Jonathan Cook: Mandela was forced to serve the New World Order

This remarkable essay echoes the Lendman critique, but situates it within a more complex, even multidimensional perspective. Imagining that Mandela knew what he was up against (the economic/political stranglehold of the galloping neoliberal New World Order), rather than blame him for not following through on his promises, he recognizes Mandela as a tragic figure, who, despite his personal integrity and because he found himself so alone, was forced into the position of puppet icon to distract the masses.

Mandela: a Dissenting Opinion

Victorious Over Apartheid, Defeated by Neoliberalism

December 6-8, 2013

counterpunch via opednews

Offering a dissenting opinion at this moment of a general outpouring of grief at Nelson Mandela’s death is not likely to court popularity. It is also likely to be misunderstood.

So let me start by recognising Mandela’s huge achievement in helping to bring down South African apartheid, and make clear my enormous respect for the great personal sacrifices he made, including spending so many years caged up for his part in the struggle to liberate his people. These are things impossible to forget or ignore when assessing someone’s life.

Nonetheless, it is important to pause during the widespread acclamation of his legacy, mostly by people who have never demonstrated a fraction of his integrity, to consider a lesson that most observers want to overlook.

Perhaps the best way to make my point is to highlight a mock memo written in 2001 by Arjan el-Fassed, from Nelson Mandela to the NYT’s columnist Thomas Friedman. It is a wonderful, humane denunciation of Friedman’s hypocrisy and a demand for justice for the Palestinians that Mandela should have written. []

Soon afterwards, the memo spread online, stripped of el-Fassed’s closing byline. Many people, including a few senior journalists, assumed it was written by Mandela and published it as such. It seemed they wanted to believe that Mandela had written something as morally clear-sighted as this about another apartheid system, an Israeli one that is at least the equal of that imposed for decades on black South Africans.

However, the reality is that it was not written by Mandela, and his staff even went so far as to threaten legal action against the author.

Mandela spent most his adult life treated as a “terrorist”. There was a price to be paid for his long walk to freedom, and the end of South Africa’s system of racial apartheid. Mandela was rehabilitated into an “elder statesman” in return for South Africa being rapidly transformed into an outpost of neoliberalism, prioritising the kind of economic apartheid most of us in the west are getting a strong dose of now.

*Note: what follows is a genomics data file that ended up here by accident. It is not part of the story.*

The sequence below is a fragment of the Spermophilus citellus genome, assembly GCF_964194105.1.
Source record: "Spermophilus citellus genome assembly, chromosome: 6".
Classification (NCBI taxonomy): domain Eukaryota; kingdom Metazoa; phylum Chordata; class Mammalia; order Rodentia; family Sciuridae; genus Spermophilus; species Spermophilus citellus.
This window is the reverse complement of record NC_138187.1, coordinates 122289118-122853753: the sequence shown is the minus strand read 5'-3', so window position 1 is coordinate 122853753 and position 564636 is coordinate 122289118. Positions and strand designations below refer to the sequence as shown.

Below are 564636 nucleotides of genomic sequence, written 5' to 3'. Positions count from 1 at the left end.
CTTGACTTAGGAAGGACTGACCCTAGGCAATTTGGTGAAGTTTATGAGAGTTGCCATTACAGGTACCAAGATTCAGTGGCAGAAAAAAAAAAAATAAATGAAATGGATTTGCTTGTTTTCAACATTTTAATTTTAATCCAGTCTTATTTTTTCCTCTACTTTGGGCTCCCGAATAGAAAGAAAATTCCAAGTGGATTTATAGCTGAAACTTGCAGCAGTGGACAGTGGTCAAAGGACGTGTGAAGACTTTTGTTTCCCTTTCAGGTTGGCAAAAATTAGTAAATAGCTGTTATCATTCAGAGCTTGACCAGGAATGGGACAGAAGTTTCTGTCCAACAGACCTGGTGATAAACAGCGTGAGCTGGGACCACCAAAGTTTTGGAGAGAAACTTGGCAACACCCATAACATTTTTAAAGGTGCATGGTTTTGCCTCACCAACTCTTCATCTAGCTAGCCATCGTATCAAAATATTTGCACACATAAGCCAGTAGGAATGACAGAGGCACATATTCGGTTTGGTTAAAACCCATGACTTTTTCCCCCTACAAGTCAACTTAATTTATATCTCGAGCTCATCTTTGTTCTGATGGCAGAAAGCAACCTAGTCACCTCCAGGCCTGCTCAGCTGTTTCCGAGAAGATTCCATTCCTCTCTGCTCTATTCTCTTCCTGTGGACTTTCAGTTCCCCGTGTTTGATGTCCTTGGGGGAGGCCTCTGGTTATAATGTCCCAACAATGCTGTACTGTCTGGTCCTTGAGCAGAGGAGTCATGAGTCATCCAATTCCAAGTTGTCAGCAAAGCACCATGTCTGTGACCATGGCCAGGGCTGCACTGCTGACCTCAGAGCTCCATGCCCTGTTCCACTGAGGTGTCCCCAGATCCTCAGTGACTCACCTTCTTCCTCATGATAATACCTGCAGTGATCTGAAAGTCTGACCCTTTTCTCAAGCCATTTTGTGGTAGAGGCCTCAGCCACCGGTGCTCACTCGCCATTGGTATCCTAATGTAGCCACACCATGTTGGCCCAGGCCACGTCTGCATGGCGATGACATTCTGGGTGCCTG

In my view, Mandela suffered a double tragedy in his post-prison years.

First, he was reinvented as a bloodless icon, one that other leaders could appropriate to legitimise their own claims, as the figureheads of the “democratic west”, to integrity and moral superiority. After finally being allowed to join the western “club”, he could be regularly paraded as proof of the club’s democratic credentials and its ethical sensibility.

Second, and even more tragically, this very status as icon became a trap in which he was required to act the “responsible” elder statesman, careful in what he said and which causes he was seen to espouse. He was forced to become a kind of Princess Diana, someone we could be allowed to love because he rarely said anything too threatening to the interests of the corporate elite who run the planet.

It is an indication of what Mandela was up against that the man who fought so hard and long against a brutal apartheid regime was so completely defeated when he took power in South Africa. That was because he was no longer struggling against a rogue regime but against the existing order, a global corporate system of power that he had no hope of challenging alone.

It is for that reason, rather simply to be contrarian, that I raise these failings. Or rather, they were not Mandela’s failings, but ours. Because, as I suspect Mandela realised only too well, one cannot lead a revolution when there are no followers.

For too long we have slumbered through the theft and pillage of our planet and the erosion of our democratic rights, preferring to wake only for the release of the next iPad or smart phone.

The very outpouring of grief from our leaders for Mandela’s loss helps to feed our slumber. Our willingness to suspend our anger this week, to listen respectfully to those watery-eyed leaders who forced Mandela to reform from a fighter into a notable, keeps us in our slumber. Next week there will be another reason not to struggle for our rights and our grandchildren’s rights to a decent life and a sustainable planet. There will always be a reason to worship at the feet of those who have no real power but are there to distract us from what truly matters.

No one, not even a Mandela, can change things by him or herself. There are no Messiahs on their way, but there are many false gods designed to keep us pacified, divided and weak.